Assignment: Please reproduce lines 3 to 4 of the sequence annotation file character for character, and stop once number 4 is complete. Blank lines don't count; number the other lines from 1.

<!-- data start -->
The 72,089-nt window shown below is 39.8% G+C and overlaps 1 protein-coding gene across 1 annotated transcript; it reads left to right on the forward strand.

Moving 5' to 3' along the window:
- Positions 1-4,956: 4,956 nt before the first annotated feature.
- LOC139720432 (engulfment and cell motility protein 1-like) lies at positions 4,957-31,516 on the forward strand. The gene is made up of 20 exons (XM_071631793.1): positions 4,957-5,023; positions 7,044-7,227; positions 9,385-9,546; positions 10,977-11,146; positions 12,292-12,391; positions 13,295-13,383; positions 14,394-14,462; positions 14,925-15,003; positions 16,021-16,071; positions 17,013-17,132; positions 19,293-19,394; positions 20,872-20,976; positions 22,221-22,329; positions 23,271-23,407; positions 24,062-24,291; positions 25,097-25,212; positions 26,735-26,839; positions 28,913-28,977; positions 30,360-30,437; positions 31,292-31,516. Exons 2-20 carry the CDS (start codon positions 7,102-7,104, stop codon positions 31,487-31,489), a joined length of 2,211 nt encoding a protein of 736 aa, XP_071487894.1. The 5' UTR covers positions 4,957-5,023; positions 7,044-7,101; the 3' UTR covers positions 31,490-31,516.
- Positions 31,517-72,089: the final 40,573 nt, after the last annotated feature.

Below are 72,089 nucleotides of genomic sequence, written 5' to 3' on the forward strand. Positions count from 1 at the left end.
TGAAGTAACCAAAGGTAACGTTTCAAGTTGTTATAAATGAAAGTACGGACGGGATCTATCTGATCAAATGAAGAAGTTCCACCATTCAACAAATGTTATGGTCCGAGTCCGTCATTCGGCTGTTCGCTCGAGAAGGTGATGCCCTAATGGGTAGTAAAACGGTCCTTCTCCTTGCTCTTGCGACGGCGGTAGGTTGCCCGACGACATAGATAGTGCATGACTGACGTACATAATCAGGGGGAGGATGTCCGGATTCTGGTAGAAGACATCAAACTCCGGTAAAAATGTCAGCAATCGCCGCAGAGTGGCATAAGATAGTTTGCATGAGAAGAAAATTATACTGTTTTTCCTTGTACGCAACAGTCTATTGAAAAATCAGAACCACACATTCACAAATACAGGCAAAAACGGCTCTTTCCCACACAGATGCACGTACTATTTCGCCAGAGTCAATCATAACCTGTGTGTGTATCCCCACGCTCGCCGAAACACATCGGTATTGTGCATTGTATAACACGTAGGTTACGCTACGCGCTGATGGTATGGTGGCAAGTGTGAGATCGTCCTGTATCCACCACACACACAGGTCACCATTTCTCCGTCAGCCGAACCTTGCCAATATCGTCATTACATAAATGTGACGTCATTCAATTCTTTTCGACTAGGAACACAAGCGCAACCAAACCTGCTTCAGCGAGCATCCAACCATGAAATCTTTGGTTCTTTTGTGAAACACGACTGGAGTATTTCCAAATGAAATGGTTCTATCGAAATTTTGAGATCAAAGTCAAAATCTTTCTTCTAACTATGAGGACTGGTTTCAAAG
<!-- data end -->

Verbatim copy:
- Positions 1-4,956: 4,956 nt before the first annotated feature.
- LOC139720432 (engulfment and cell motility protein 1-like) lies at positions 4,957-31,516 on the forward strand. The gene is made up of 20 exons (XM_071631793.1): positions 4,957-5,023; positions 7,044-7,227; positions 9,385-9,546; positions 10,977-11,146; positions 12,292-12,391; positions 13,295-13,383; positions 14,394-14,462; positions 14,925-15,003; positions 16,021-16,071; positions 17,013-17,132; positions 19,293-19,394; positions 20,872-20,976; positions 22,221-22,329; positions 23,271-23,407; positions 24,062-24,291; positions 25,097-25,212; positions 26,735-26,839; positions 28,913-28,977; positions 30,360-30,437; positions 31,292-31,516. Exons 2-20 carry the CDS (start codon positions 7,102-7,104, stop codon positions 31,487-31,489), a joined length of 2,211 nt encoding a protein of 736 aa, XP_071487894.1. The 5' UTR covers positions 4,957-5,023; positions 7,044-7,101; the 3' UTR covers positions 31,490-31,516.